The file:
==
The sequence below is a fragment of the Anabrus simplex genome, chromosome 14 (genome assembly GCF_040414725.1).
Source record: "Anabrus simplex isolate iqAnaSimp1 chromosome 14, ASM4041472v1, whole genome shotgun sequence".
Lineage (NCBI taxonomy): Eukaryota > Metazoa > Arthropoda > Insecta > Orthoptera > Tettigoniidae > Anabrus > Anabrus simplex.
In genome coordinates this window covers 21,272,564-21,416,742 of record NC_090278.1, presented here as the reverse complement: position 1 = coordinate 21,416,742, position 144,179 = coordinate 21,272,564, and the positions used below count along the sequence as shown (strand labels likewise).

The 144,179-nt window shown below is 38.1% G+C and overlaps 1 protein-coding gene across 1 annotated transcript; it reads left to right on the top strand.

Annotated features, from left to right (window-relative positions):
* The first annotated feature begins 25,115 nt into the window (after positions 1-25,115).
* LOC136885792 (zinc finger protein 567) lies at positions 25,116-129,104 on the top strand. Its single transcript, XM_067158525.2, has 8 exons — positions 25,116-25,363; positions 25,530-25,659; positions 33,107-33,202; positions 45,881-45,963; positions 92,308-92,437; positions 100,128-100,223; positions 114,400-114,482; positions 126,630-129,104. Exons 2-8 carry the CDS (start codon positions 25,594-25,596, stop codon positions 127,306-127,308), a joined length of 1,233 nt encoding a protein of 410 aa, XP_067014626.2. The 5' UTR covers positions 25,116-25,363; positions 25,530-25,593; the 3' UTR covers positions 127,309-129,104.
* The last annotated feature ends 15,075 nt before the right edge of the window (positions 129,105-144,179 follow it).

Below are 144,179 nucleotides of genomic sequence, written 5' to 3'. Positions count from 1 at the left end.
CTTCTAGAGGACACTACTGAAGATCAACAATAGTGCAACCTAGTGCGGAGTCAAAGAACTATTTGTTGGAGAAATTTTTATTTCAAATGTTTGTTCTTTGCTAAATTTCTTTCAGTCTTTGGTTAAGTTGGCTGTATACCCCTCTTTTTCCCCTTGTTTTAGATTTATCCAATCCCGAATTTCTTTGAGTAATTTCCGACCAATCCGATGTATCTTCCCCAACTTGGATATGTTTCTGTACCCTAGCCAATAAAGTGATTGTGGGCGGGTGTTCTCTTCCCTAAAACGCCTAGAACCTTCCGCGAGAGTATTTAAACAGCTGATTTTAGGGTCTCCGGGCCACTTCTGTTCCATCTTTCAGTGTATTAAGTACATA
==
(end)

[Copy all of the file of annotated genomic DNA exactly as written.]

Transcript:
The sequence below is a fragment of the Anabrus simplex genome, chromosome 14 (genome assembly GCF_040414725.1).
Source record: "Anabrus simplex isolate iqAnaSimp1 chromosome 14, ASM4041472v1, whole genome shotgun sequence".
Lineage (NCBI taxonomy): Eukaryota > Metazoa > Arthropoda > Insecta > Orthoptera > Tettigoniidae > Anabrus > Anabrus simplex.
In genome coordinates this window covers 21,272,564-21,416,742 of record NC_090278.1, presented here as the reverse complement: position 1 = coordinate 21,416,742, position 144,179 = coordinate 21,272,564, and the positions used below count along the sequence as shown (strand labels likewise).

The 144,179-nt window shown below is 38.1% G+C and overlaps 1 protein-coding gene across 1 annotated transcript; it reads left to right on the top strand.

Annotated features, from left to right (window-relative positions):
* The first annotated feature begins 25,115 nt into the window (after positions 1-25,115).
* LOC136885792 (zinc finger protein 567) lies at positions 25,116-129,104 on the top strand. Its single transcript, XM_067158525.2, has 8 exons — positions 25,116-25,363; positions 25,530-25,659; positions 33,107-33,202; positions 45,881-45,963; positions 92,308-92,437; positions 100,128-100,223; positions 114,400-114,482; positions 126,630-129,104. Exons 2-8 carry the CDS (start codon positions 25,594-25,596, stop codon positions 127,306-127,308), a joined length of 1,233 nt encoding a protein of 410 aa, XP_067014626.2. The 5' UTR covers positions 25,116-25,363; positions 25,530-25,593; the 3' UTR covers positions 127,309-129,104.
* The last annotated feature ends 15,075 nt before the right edge of the window (positions 129,105-144,179 follow it).

Below are 144,179 nucleotides of genomic sequence, written 5' to 3'. Positions count from 1 at the left end.
CTTCTAGAGGACACTACTGAAGATCAACAATAGTGCAACCTAGTGCGGAGTCAAAGAACTATTTGTTGGAGAAATTTTTATTTCAAATGTTTGTTCTTTGCTAAATTTCTTTCAGTCTTTGGTTAAGTTGGCTGTATACCCCTCTTTTTCCCCTTGTTTTAGATTTATCCAATCCCGAATTTCTTTGAGTAATTTCCGACCAATCCGATGTATCTTCCCCAACTTGGATATGTTTCTGTACCCTAGCCAATAAAGTGATTGTGGGCGGGTGTTCTCTTCCCTAAAACGCCTAGAACCTTCCGCGAGAGTATTTAAACAGCTGATTTTAGGGTCTCCGGGCCACTTCTGTTCCATCTTTCAGTGTATTAAGTACATA